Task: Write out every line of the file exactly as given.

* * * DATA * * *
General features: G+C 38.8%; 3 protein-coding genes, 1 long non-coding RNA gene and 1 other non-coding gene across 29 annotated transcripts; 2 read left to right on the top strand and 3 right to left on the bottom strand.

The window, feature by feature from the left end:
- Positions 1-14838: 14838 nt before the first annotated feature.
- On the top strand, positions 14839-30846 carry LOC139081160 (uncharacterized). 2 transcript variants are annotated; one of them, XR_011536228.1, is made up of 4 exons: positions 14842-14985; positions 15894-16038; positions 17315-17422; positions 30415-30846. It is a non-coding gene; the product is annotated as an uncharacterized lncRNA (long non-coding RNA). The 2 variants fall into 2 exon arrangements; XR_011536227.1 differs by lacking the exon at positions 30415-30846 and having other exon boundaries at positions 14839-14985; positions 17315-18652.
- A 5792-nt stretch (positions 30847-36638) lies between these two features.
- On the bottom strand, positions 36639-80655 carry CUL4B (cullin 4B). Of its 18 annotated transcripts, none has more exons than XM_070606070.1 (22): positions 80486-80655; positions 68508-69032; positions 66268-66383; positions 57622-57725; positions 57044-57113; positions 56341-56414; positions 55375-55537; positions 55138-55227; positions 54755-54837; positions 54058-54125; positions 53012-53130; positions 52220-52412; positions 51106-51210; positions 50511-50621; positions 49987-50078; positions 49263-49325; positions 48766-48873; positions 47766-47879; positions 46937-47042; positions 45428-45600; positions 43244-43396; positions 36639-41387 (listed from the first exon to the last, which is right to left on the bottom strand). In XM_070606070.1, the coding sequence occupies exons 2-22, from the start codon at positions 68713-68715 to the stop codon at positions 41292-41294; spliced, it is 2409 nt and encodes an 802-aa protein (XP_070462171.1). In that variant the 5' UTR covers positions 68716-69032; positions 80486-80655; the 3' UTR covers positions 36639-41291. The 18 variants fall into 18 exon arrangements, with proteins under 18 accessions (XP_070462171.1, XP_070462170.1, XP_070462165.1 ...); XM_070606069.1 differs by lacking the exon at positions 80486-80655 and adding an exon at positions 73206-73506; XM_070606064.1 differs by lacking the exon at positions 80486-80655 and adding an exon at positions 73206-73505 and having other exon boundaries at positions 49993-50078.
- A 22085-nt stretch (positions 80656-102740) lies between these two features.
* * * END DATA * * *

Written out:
General features: G+C 38.8%; 3 protein-coding genes, 1 long non-coding RNA gene and 1 other non-coding gene across 29 annotated transcripts; 2 read left to right on the top strand and 3 right to left on the bottom strand.

The window, feature by feature from the left end:
- Positions 1-14838: 14838 nt before the first annotated feature.
- On the top strand, positions 14839-30846 carry LOC139081160 (uncharacterized). 2 transcript variants are annotated; one of them, XR_011536228.1, is made up of 4 exons: positions 14842-14985; positions 15894-16038; positions 17315-17422; positions 30415-30846. It is a non-coding gene; the product is annotated as an uncharacterized lncRNA (long non-coding RNA). The 2 variants fall into 2 exon arrangements; XR_011536227.1 differs by lacking the exon at positions 30415-30846 and having other exon boundaries at positions 14839-14985; positions 17315-18652.
- A 5792-nt stretch (positions 30847-36638) lies between these two features.
- On the bottom strand, positions 36639-80655 carry CUL4B (cullin 4B). Of its 18 annotated transcripts, none has more exons than XM_070606070.1 (22): positions 80486-80655; positions 68508-69032; positions 66268-66383; positions 57622-57725; positions 57044-57113; positions 56341-56414; positions 55375-55537; positions 55138-55227; positions 54755-54837; positions 54058-54125; positions 53012-53130; positions 52220-52412; positions 51106-51210; positions 50511-50621; positions 49987-50078; positions 49263-49325; positions 48766-48873; positions 47766-47879; positions 46937-47042; positions 45428-45600; positions 43244-43396; positions 36639-41387 (listed from the first exon to the last, which is right to left on the bottom strand). In XM_070606070.1, the coding sequence occupies exons 2-22, from the start codon at positions 68713-68715 to the stop codon at positions 41292-41294; spliced, it is 2409 nt and encodes an 802-aa protein (XP_070462171.1). In that variant the 5' UTR covers positions 68716-69032; positions 80486-80655; the 3' UTR covers positions 36639-41291. The 18 variants fall into 18 exon arrangements, with proteins under 18 accessions (XP_070462171.1, XP_070462170.1, XP_070462165.1 ...); XM_070606069.1 differs by lacking the exon at positions 80486-80655 and adding an exon at positions 73206-73506; XM_070606064.1 differs by lacking the exon at positions 80486-80655 and adding an exon at positions 73206-73505 and having other exon boundaries at positions 49993-50078.
- A 22085-nt stretch (positions 80656-102740) lies between these two features.